Ethical Effects Of Music Piracy

1456 Words 6 Pages
The fast-paced technological advancements, particularly in the past decade and the lack of control of internet activities have created a challenging time for the music industry due to the increase in music piracy. Music Piracy can be defined as the “unauthorized duplication on a commercial scale of copyrighted work with the intention to defraud the rights holder” (Siegfried).
Music piracy first became a problem for the music industry in the late 1960s with the invention of the compact tape cassette which enabled listeners to copy music. Over the years, people made the switch from tape cassettes and began using the CD as a new platform for copying music (Vandaele, Janssenes and Beken). In 1998, MP3 player and MP3 files were invented.
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For one, artists devote a great deal of time and hard work into creating and recording their songs and albums. Not only do they devote their valuable time, they are also contributing money. Renting out spaces and equipment can become very costly. At the end of the day, being a musician is their job and they intend to make money off of their hard work. When consumers are illegally downloading and sharing their music for free, they are being robbed. This is unfair to artists as they are not being compensated for all the effort, time and money that they put into creating and editing their works.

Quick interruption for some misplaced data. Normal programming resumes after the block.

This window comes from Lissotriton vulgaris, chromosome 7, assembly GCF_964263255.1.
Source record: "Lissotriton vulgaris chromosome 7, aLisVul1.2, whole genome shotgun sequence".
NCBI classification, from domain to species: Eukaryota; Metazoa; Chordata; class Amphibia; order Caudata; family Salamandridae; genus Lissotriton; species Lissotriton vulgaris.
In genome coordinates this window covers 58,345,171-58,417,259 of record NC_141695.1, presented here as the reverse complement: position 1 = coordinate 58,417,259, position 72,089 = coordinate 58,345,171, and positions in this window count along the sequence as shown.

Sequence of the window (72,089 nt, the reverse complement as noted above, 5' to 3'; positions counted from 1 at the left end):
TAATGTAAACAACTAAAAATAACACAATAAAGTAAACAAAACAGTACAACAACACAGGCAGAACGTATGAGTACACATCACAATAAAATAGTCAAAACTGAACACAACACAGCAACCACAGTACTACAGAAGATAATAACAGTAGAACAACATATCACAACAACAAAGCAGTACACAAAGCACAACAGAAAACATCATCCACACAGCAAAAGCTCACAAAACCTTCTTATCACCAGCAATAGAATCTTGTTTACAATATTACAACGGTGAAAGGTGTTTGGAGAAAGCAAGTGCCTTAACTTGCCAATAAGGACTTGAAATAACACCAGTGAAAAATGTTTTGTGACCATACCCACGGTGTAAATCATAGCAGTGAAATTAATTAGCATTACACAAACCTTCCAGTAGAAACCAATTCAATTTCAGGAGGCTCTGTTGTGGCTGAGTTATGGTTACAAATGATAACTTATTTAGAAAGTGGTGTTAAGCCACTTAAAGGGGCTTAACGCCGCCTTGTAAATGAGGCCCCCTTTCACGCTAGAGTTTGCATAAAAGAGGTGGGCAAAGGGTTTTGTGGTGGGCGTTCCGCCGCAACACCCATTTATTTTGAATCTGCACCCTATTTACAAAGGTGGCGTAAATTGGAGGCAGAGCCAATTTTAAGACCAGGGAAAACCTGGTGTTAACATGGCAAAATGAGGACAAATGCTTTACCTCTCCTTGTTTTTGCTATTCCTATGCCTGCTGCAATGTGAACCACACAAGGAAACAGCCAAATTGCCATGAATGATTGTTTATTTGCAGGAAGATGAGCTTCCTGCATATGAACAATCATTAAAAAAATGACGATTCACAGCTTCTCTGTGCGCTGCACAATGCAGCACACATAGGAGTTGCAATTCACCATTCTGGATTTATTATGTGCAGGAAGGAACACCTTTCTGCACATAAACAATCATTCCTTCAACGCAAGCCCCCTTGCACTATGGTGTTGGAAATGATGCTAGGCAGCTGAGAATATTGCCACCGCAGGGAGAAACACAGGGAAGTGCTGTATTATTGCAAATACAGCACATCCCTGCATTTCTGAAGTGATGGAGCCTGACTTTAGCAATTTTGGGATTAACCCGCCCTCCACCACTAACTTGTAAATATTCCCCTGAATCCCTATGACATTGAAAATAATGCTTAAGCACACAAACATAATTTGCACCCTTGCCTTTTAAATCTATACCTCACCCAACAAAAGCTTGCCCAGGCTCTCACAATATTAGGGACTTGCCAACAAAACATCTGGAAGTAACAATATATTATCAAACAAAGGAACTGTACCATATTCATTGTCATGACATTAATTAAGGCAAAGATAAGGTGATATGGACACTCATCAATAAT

On the other hand, music piracy can also be seen as ethically correct in the viewpoint of music artists. The reason for this is that although artists are not being compensated when their works are pirated, they are however, gaining exposure. By gaining more exposure and popularity, musicians can attract a larger audience and fan base. This can potentially help musicians financially by promoting the sales of their concerts and
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The music industry has lost over $12.5 billion to music piracy (Adkins), making it clear that the intellectual property laws in place are not adequately doing their job. Although some people have faced the legal consequences of music pirating, there are just too many people getting away with it. We need to change how people ethically and morally think about the issue and I believe legal streaming services can do this. In 2012, a study was released stating, “the number of music files being illegally downloaded was 26% less in 2012 than in 2011. What’s more, 40% of the people surveyed in the study who said that they’d illegally downloaded in 2011 did not do so in 2012” (Knapp). According to the survey, this shift was because of streaming services like

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